EH: Do you find that there’s dialogue between the near and the far diasporas about that, or do they both have siloed approaches?
DC: I think it’s quite siloed. I haven’t done that much research on it, but I know that one of my doctoral students who was a Lebanese-Armenian did research on the Republic of Armenia’s efforts to bring the far diaspora to come and settle in Armenia. They had real problems with it, because for many of those from the far diaspora who had spent a couple of generations in Europe and the in United States, they really found it difficult. And until 2011 or 2012, many in the near diaspora also did not recognize the Republic of Armenia as being anything to do with their homeland or their mythical Mount Ararat. Because of course, the Republic of Armenia had spent nearly 70 years as part of the Soviet Union. And they felt it was just too far away from who they were. So, there are different blocs and different positions and different attitudes amongst Armenians throughout the world. Obviously, that’s changed a little bit because now there are parts of the Republic of Armenia that are called “Little Aleppo,” because of course they have allowed Armenians from Syria, from Aleppo, to be granted sanctuary in Armenia, and they’ve all got particular areas that sort of recreated their neighborhoods from Aleppo in the Republic of Armenia. What will be interesting to see whether they remain, whether once the conflict in Syria is over—it has to be one day, it cannot go on forever, I do not think it will go on forever—whether they stay or they return to Syria.
EH: Turning to a different question of migration, can you talk about how borders in the Middle East have become less permeable over time and its implications for groups such as the Kurds?
DC: I don’t know how much less permeable they have become. Of course, there is more and more frontier land that is now strung across with barbed wire. About 10,000 Kurds came into Syria but remained along the northern border of Syria. And I interviewed a number of them, and I did ask, “What about these borders?” Because obviously, many of these Kurds originally were herders, so they had flocks of sheep and goats to move across borders, which they were able to do, and they still are able to do, not always using official border crossings. Of course, because the PKK and the Peshmerga operate in these areas, when individuals want to cross, they contact these groups and they are carried cross. We think of borders as basically only running along roads and then you have roadblocks. But in mountainous areas, there are always paths and ways of getting across. It’s the same for Syria. In fact, between Syria and Lebanon, there was no officially demarcated border until 2005. That was a particular agreement between Lebanon and Syria. I would say that the actual border between Lebanon and Syria along the Anti-Lebanon Mountains was not clearly defined until 2005, when the UN Security Council as a response to the assassination of Rafic Hariri insisted that there had to be a border, and there needed to be proper visa controls. One of the reasons why you had nearly 1.1 million Syrians, probably even more, flee Syria and enter Lebanon after 2011 was because they could easily cross the Syrio-Lebanon frontier. The border between Jordan and Syria, for example, is very hard to cross if you don’t actually go across by road at the border crossing, because the desert is very inhospitable. So obviously it has become less permeable over time, because all of these states have found ways of trying to regulate migration movements of people, but I would say it is still quite porous. And Kurds have networks as always, so it’s possible for them to move through Kurdistan as they cross the different frontiers of these four modern nation states that were set up across the region known as Kurdistan by the League of Nations after World War I. So, there remains some permeability; still porousness exists across these borders and these frontiers.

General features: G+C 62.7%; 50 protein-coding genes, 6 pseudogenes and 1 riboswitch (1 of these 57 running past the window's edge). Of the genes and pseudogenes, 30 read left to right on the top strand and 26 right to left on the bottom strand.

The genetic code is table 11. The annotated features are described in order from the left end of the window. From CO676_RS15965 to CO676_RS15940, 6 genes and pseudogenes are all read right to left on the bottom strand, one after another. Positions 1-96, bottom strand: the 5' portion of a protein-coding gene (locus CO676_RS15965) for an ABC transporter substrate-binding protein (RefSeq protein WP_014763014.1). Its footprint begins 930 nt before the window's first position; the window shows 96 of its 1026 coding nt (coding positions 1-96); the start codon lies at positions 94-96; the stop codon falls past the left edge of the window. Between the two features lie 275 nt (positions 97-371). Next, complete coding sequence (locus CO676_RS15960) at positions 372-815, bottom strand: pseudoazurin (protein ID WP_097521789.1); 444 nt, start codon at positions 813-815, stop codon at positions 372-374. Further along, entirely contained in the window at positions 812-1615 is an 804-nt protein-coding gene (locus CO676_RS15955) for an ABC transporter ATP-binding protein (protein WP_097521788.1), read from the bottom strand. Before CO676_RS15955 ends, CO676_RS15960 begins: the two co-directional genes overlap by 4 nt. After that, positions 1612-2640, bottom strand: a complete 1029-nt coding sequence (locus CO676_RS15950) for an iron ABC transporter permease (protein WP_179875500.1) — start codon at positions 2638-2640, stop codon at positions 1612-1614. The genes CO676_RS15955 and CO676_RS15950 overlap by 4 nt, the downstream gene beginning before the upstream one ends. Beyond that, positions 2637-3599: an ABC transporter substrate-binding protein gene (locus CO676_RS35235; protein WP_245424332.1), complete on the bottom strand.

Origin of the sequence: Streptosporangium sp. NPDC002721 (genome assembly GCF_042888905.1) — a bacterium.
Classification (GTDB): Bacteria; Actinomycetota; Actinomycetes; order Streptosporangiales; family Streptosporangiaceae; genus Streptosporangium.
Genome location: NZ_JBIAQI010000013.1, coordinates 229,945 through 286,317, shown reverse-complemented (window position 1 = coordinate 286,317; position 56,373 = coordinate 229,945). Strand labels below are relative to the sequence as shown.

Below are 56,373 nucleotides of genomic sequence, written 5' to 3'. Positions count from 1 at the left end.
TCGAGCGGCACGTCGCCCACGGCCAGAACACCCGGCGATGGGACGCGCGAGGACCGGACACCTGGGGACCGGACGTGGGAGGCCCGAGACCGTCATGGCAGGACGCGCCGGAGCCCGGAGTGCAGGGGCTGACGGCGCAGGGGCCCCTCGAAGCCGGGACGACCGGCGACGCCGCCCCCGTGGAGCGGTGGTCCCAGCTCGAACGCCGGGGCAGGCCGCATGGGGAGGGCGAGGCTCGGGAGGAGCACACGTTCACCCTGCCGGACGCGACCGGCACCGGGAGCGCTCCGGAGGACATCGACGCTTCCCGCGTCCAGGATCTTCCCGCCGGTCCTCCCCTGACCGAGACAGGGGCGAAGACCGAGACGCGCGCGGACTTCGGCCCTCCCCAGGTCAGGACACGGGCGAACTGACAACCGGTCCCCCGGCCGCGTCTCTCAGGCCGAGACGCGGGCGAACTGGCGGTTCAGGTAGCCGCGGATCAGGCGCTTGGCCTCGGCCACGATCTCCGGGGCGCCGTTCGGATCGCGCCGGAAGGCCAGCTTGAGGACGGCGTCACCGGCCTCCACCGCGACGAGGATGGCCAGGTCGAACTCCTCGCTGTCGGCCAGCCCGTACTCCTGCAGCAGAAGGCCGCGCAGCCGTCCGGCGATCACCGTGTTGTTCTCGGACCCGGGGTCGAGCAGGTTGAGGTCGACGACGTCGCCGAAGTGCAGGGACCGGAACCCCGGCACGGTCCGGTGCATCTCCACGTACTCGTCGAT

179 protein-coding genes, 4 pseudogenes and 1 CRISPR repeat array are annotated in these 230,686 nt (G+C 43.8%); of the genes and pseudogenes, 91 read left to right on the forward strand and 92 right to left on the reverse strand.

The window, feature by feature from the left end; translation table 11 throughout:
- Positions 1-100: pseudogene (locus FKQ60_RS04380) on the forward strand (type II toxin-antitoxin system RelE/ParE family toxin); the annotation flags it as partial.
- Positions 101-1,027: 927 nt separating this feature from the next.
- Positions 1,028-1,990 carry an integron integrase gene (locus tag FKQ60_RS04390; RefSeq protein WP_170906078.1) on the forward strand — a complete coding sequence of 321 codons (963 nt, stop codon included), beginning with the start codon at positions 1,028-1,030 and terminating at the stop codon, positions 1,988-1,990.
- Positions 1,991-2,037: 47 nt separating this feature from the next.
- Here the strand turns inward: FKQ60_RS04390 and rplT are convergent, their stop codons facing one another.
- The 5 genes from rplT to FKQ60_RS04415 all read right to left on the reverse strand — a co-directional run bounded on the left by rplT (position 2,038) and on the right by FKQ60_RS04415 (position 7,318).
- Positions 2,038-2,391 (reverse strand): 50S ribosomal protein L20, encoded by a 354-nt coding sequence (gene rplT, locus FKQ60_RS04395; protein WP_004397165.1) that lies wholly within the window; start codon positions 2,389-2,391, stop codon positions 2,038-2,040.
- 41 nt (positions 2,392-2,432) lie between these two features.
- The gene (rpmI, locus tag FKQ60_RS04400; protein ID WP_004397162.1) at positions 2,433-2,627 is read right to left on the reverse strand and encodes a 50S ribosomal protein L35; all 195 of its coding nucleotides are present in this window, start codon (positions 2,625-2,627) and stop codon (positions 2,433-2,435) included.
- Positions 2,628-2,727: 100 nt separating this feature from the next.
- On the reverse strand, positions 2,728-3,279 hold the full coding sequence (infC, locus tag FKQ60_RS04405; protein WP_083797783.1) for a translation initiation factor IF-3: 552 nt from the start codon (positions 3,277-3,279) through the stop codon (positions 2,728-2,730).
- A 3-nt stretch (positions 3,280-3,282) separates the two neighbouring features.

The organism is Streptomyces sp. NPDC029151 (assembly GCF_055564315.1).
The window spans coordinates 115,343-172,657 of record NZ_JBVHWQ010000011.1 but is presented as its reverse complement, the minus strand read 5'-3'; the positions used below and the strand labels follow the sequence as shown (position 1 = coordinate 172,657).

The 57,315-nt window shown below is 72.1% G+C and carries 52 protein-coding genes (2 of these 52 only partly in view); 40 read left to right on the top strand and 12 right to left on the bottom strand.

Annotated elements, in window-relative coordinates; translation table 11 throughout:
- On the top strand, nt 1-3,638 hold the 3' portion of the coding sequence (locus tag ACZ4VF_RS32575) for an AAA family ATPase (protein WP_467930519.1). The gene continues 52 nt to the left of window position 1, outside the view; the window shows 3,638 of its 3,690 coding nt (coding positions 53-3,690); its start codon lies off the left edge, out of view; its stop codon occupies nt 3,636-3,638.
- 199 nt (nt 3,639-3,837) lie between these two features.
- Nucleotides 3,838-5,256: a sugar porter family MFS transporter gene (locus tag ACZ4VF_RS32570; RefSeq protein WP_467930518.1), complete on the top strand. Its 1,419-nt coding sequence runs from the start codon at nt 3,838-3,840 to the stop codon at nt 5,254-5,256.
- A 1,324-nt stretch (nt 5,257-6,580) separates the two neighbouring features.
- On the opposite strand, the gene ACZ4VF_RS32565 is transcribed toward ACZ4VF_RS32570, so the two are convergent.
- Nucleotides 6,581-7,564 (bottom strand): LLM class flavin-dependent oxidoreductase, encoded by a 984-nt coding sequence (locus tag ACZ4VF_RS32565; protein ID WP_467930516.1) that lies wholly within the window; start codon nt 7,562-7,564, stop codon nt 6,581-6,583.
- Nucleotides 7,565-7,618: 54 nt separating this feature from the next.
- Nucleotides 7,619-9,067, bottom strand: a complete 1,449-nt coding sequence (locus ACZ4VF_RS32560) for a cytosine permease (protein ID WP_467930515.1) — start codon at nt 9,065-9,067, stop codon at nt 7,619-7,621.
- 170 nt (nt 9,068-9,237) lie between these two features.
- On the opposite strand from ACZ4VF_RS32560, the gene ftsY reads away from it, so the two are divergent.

EH: Do you see a trend of decreasing permeability, as you with saying with the 2005 border between Syria and Lebanon, or do you think that porousness is here to stay for the foreseeable future?
DC: Well, you have to think about the nature of the state. Lebanon is a very weak state. The government does not really have a very broad reach. In fact, the state exists often without a government. I think it went two or three years without a government between about 2012 or 2013 to 2015. It has a military, but the military is very limited in size and also equipment. Obviously, the military was used to put down what was an Islamist attempt to take over one of the refugee camps in the north of the country, in the Nahr el Bared camp. So that was a very enclosed, small place that the military could manage. But you go to the very broad frontier region around Wadi Khaled in the north of Lebanon, and people can cross it back and forth easily, even today, because it cannot all be patrolled. The military, government structure, and internal security do not have the capability for controlling its borderland. And it is the same in almost every country. Even look in the United States along the Mexican-American border. Whatever Trump might have dreamed of, there was no way that he was going to actually be able to build a barrier that was going to successfully keep migrants out along such a long border. The separation wall in Israel probably works because it’s a very confined space, and obviously Israel has a very well-equipped, well-organized military and internal security force. But very few countries in the Middle East could match that. Certainly, Lebanon probably is the weakest when it comes to its effective military force. I just think about the shootout on October 14 in Lebanon in 2021, which started with the Lebanese Forces—I use that in brackets because it is the name given to the militia associated with the Phalange-Maronite militias—open fired on Shi’a peaceful demonstrators. And then from the back, a Shi’a militia came and fired back. There was a shootout that was about four hours in the middle of a modern city, and it took the Lebanese military until the evening to basically shut that down. They did shut it down, but that was a long time before they were able to do that.